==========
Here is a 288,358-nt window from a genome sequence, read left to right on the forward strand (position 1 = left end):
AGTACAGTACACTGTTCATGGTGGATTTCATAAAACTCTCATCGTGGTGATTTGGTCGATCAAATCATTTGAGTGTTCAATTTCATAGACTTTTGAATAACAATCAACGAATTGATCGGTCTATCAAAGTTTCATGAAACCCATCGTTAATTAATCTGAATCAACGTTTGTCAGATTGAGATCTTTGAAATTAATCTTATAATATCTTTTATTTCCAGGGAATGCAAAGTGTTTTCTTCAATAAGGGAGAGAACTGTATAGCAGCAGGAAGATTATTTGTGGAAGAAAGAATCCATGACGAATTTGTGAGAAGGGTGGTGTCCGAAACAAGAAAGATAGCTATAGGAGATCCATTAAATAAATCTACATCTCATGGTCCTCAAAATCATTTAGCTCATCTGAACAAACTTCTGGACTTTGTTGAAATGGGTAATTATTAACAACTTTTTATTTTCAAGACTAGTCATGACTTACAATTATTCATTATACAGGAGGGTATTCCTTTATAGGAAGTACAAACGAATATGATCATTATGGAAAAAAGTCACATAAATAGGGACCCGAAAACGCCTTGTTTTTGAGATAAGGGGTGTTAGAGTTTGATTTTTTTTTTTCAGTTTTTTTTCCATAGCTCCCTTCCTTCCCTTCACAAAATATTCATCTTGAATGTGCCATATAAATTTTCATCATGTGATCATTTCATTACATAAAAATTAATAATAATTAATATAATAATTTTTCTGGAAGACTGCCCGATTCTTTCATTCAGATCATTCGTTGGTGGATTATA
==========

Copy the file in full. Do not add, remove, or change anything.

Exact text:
Here is a 288,358-nt window from a genome sequence, read left to right on the forward strand (position 1 = left end):
AGTACAGTACACTGTTCATGGTGGATTTCATAAAACTCTCATCGTGGTGATTTGGTCGATCAAATCATTTGAGTGTTCAATTTCATAGACTTTTGAATAACAATCAACGAATTGATCGGTCTATCAAAGTTTCATGAAACCCATCGTTAATTAATCTGAATCAACGTTTGTCAGATTGAGATCTTTGAAATTAATCTTATAATATCTTTTATTTCCAGGGAATGCAAAGTGTTTTCTTCAATAAGGGAGAGAACTGTATAGCAGCAGGAAGATTATTTGTGGAAGAAAGAATCCATGACGAATTTGTGAGAAGGGTGGTGTCCGAAACAAGAAAGATAGCTATAGGAGATCCATTAAATAAATCTACATCTCATGGTCCTCAAAATCATTTAGCTCATCTGAACAAACTTCTGGACTTTGTTGAAATGGGTAATTATTAACAACTTTTTATTTTCAAGACTAGTCATGACTTACAATTATTCATTATACAGGAGGGTATTCCTTTATAGGAAGTACAAACGAATATGATCATTATGGAAAAAAGTCACATAAATAGGGACCCGAAAACGCCTTGTTTTTGAGATAAGGGGTGTTAGAGTTTGATTTTTTTTTTTCAGTTTTTTTTCCATAGCTCCCTTCCTTCCCTTCACAAAATATTCATCTTGAATGTGCCATATAAATTTTCATCATGTGATCATTTCATTACATAAAAATTAATAATAATTAATATAATAATTTTTCTGGAAGACTGCCCGATTCTTTCATTCAGATCATTCGTTGGTGGATTATA